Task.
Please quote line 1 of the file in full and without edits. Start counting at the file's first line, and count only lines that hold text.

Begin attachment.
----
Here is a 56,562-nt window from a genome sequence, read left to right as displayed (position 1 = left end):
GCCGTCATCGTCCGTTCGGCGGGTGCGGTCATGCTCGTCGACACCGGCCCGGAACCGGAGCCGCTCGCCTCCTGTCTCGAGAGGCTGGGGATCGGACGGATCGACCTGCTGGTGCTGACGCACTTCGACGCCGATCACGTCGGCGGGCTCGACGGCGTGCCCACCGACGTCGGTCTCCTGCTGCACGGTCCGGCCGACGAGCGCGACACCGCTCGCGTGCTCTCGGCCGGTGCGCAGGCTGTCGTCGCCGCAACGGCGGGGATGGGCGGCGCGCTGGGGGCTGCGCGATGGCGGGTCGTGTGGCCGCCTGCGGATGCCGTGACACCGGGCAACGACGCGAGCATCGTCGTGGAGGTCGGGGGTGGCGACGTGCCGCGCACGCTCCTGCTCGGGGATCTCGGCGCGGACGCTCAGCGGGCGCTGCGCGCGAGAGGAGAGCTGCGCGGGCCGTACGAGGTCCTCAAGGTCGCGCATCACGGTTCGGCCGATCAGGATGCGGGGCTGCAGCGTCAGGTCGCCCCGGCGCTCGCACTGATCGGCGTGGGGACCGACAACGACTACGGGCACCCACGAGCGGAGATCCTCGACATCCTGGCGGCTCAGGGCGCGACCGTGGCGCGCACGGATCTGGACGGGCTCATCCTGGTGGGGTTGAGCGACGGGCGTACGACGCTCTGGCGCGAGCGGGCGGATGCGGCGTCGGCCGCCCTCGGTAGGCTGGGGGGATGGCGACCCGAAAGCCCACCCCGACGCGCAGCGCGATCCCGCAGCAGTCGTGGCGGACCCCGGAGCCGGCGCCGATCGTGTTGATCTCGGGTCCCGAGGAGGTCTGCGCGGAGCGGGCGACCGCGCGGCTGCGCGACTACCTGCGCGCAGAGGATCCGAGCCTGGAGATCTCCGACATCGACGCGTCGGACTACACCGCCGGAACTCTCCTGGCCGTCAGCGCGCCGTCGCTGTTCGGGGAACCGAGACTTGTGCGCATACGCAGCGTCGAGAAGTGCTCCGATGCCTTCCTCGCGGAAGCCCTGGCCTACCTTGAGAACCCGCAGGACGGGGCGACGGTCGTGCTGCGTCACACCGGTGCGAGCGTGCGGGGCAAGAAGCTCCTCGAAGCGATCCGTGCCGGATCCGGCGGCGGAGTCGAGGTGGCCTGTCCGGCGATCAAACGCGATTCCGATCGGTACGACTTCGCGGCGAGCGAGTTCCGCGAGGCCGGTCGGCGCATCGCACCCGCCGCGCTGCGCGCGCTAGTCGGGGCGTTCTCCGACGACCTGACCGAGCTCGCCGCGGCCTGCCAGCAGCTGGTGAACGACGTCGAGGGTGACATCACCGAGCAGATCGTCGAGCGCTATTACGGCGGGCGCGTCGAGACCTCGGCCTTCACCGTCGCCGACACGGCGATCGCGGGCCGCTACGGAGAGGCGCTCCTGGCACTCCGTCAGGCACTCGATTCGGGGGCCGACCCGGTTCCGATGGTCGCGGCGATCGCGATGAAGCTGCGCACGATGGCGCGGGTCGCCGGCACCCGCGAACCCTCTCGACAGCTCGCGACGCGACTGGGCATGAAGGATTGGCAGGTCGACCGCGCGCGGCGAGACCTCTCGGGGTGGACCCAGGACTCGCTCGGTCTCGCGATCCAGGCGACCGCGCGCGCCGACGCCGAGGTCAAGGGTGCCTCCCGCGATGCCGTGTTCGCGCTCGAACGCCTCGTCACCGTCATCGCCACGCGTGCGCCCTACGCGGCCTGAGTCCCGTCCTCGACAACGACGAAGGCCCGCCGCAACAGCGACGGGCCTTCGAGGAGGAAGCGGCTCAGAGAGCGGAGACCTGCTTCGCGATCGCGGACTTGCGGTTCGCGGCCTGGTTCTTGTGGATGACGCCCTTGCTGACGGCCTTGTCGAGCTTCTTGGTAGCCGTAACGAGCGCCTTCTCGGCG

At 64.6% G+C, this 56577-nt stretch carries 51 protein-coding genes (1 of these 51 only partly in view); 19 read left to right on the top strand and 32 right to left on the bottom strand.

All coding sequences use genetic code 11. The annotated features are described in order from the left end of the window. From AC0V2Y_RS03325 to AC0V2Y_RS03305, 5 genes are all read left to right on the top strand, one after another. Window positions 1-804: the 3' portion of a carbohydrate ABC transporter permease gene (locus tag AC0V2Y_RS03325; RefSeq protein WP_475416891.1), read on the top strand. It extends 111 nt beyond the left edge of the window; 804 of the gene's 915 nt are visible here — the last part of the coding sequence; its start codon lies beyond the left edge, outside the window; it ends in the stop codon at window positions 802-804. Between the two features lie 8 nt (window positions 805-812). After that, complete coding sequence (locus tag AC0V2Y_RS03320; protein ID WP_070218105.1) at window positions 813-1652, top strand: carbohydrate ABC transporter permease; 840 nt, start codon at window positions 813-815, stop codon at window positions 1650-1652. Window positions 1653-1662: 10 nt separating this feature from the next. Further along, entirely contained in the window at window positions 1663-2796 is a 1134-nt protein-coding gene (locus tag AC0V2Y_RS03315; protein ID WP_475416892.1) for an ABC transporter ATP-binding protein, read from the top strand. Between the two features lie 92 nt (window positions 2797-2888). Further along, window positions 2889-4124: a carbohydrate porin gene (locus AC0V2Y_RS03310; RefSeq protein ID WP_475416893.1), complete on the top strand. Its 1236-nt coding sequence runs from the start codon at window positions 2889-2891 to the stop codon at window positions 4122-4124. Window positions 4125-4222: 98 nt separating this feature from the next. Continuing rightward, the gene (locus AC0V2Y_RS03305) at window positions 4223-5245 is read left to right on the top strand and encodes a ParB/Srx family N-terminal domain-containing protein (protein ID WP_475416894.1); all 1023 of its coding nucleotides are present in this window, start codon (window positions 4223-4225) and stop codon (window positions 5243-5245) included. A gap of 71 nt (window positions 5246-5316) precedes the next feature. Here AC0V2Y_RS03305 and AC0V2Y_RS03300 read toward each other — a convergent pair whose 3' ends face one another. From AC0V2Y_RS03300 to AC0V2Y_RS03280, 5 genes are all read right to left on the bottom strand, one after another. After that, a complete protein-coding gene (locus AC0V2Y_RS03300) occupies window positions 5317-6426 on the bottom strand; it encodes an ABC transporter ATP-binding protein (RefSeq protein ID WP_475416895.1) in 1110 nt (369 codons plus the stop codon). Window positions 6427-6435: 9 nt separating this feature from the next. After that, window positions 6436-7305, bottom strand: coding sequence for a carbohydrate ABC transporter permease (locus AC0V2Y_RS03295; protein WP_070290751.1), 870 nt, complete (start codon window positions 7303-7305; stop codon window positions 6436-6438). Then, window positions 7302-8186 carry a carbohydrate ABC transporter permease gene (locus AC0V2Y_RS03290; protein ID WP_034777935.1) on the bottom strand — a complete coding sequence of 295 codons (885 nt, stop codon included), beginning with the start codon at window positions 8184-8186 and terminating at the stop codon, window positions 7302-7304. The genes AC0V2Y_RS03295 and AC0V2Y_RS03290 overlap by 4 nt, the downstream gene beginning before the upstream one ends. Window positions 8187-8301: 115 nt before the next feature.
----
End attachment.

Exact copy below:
Here is a 56,562-nt window from a genome sequence, read left to right as displayed (position 1 = left end):